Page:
Thursday, December 1, 2022

Experts say Sunak's plans to restrict foreign students could bankrupt UK universities

Sunak's plans to restrict foreign students could bankrupt UK universities: Experts


LONDON:Rishi Sunak, the Prime Minister of the United Kingdom, has a plan to reduce the number of international students entering UK universities.After net migration reached a record high of half a million this year, largely due to visas granted to non-EU students and their dependents, Sunak has proposed measures to reduce the number of international students and their families entering the UK.

In the year that ended in June 2022, Indian nationals received 1,17,965 student visas, an increase of 80,569 (215%) over 2019.4,86,868 sponsored study visas were issued, a 71% increase over 2019.

The PM's deputy spokesperson responded, "When asked if the PM is considering a ban on foreign students coming to the UK,"Obviously, we're taking a gander at these figures exhaustively and we'll consider all choices to guarantee that the movement framework is conveying to the English public.That includes taking into consideration the problem of dependent students and low-quality degrees."

However, the chairman of the UK government's migration advisory committee, Professor Brian Bell, warned that restricting international students would result in the bankruptcy of British universities.Teaching British students costs most universities money, which they make up for by charging more for international students.I'm not sure how the university will continue to exist if the international route is shut down.Are you ready to hugely expand the charges that English understudies pay to counterbalance the misfortunes," he told BBC Radio 4.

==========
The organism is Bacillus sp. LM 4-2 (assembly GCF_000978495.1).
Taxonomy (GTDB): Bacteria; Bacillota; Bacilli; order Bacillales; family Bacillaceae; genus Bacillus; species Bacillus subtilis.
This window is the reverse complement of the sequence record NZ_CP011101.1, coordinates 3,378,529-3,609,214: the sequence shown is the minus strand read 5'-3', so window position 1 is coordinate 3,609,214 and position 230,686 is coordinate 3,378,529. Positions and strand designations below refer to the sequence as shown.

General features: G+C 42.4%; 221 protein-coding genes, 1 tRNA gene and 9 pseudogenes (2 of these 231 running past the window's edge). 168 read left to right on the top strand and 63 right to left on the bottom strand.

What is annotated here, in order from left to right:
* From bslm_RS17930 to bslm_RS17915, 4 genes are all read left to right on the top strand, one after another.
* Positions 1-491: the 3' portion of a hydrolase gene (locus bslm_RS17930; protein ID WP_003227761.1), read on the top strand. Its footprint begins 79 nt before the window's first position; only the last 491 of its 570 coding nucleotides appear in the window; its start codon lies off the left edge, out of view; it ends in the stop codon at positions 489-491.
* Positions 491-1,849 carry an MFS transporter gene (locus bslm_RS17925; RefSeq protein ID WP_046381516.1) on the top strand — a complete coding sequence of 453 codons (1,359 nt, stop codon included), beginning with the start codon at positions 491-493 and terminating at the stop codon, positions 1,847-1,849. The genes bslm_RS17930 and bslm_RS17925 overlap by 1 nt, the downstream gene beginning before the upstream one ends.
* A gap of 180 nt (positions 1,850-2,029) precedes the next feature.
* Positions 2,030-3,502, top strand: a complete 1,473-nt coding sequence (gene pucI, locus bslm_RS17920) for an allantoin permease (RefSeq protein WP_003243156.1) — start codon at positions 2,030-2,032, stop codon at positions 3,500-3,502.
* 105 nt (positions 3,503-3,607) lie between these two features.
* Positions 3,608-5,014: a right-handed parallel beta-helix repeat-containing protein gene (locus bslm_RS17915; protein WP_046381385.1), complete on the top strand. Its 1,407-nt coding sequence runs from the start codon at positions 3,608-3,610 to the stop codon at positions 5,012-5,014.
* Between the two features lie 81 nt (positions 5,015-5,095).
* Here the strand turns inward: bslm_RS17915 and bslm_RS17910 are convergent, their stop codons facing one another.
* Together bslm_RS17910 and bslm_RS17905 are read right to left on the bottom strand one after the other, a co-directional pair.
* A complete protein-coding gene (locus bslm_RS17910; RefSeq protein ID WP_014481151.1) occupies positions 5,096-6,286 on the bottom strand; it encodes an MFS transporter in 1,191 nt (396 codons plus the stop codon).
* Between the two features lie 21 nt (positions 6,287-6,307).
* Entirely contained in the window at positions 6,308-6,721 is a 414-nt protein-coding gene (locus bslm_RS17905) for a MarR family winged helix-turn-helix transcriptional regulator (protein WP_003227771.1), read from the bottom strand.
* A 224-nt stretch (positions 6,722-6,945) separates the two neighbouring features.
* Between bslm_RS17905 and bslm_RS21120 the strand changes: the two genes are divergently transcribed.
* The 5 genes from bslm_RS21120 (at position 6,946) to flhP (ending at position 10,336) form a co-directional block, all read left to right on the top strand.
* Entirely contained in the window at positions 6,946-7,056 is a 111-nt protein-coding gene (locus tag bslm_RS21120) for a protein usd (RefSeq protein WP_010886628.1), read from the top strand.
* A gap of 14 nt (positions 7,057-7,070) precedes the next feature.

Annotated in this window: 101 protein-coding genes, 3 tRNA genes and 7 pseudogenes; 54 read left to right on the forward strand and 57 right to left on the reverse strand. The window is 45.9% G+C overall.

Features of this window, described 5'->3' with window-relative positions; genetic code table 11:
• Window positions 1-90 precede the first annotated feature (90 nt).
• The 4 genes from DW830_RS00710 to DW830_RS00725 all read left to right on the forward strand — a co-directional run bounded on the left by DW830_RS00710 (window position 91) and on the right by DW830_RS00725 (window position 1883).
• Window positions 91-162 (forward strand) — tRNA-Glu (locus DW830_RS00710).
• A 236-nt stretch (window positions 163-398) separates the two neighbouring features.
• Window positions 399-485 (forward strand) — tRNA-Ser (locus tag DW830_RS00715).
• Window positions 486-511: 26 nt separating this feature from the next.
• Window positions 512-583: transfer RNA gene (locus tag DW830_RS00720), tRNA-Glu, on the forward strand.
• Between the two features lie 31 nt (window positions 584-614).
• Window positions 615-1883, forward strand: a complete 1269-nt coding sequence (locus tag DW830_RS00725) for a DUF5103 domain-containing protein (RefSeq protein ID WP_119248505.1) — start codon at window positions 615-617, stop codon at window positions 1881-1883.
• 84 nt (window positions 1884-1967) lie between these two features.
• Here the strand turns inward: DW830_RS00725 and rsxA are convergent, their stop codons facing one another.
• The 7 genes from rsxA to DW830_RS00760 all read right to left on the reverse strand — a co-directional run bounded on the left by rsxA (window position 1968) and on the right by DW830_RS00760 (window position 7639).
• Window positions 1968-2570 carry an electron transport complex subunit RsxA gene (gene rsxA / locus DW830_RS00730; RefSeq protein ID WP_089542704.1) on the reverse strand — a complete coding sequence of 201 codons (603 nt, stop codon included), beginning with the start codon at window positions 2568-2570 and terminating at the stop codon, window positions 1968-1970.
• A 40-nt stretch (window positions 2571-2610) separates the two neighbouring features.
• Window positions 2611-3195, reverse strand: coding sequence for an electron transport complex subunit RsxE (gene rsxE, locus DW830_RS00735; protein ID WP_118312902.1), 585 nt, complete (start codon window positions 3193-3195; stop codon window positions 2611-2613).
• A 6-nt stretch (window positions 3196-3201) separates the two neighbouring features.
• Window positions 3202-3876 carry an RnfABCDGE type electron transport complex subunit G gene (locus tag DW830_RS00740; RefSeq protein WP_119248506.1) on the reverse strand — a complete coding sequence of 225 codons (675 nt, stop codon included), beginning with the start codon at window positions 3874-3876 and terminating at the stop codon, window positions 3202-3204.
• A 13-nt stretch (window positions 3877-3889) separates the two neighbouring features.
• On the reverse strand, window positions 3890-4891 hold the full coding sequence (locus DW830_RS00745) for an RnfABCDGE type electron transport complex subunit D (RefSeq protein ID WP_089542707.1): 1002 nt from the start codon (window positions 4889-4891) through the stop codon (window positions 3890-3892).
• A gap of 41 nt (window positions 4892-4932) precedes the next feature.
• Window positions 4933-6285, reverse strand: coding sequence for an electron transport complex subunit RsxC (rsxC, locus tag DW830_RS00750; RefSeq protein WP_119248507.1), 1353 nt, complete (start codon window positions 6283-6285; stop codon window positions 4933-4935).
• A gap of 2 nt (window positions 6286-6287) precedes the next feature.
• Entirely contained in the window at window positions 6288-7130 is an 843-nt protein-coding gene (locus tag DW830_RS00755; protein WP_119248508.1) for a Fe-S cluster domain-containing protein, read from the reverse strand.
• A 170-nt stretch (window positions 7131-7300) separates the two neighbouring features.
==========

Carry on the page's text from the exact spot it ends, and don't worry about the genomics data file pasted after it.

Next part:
In the year ending June 2022, the number of dependent visas granted to sponsored study visa holders increased by 65,042 to 81,089, a 405% increase from 2019.The Russell Group, which represents 24 leading UK universities, was led by Tim Bradshaw, who stated, "The UK benefits from the fact that our universities draw students from all over the world.It would be a mistake to make proposals that limit or restrict that asset, which would harm local economies and go against the government's own international education strategy."

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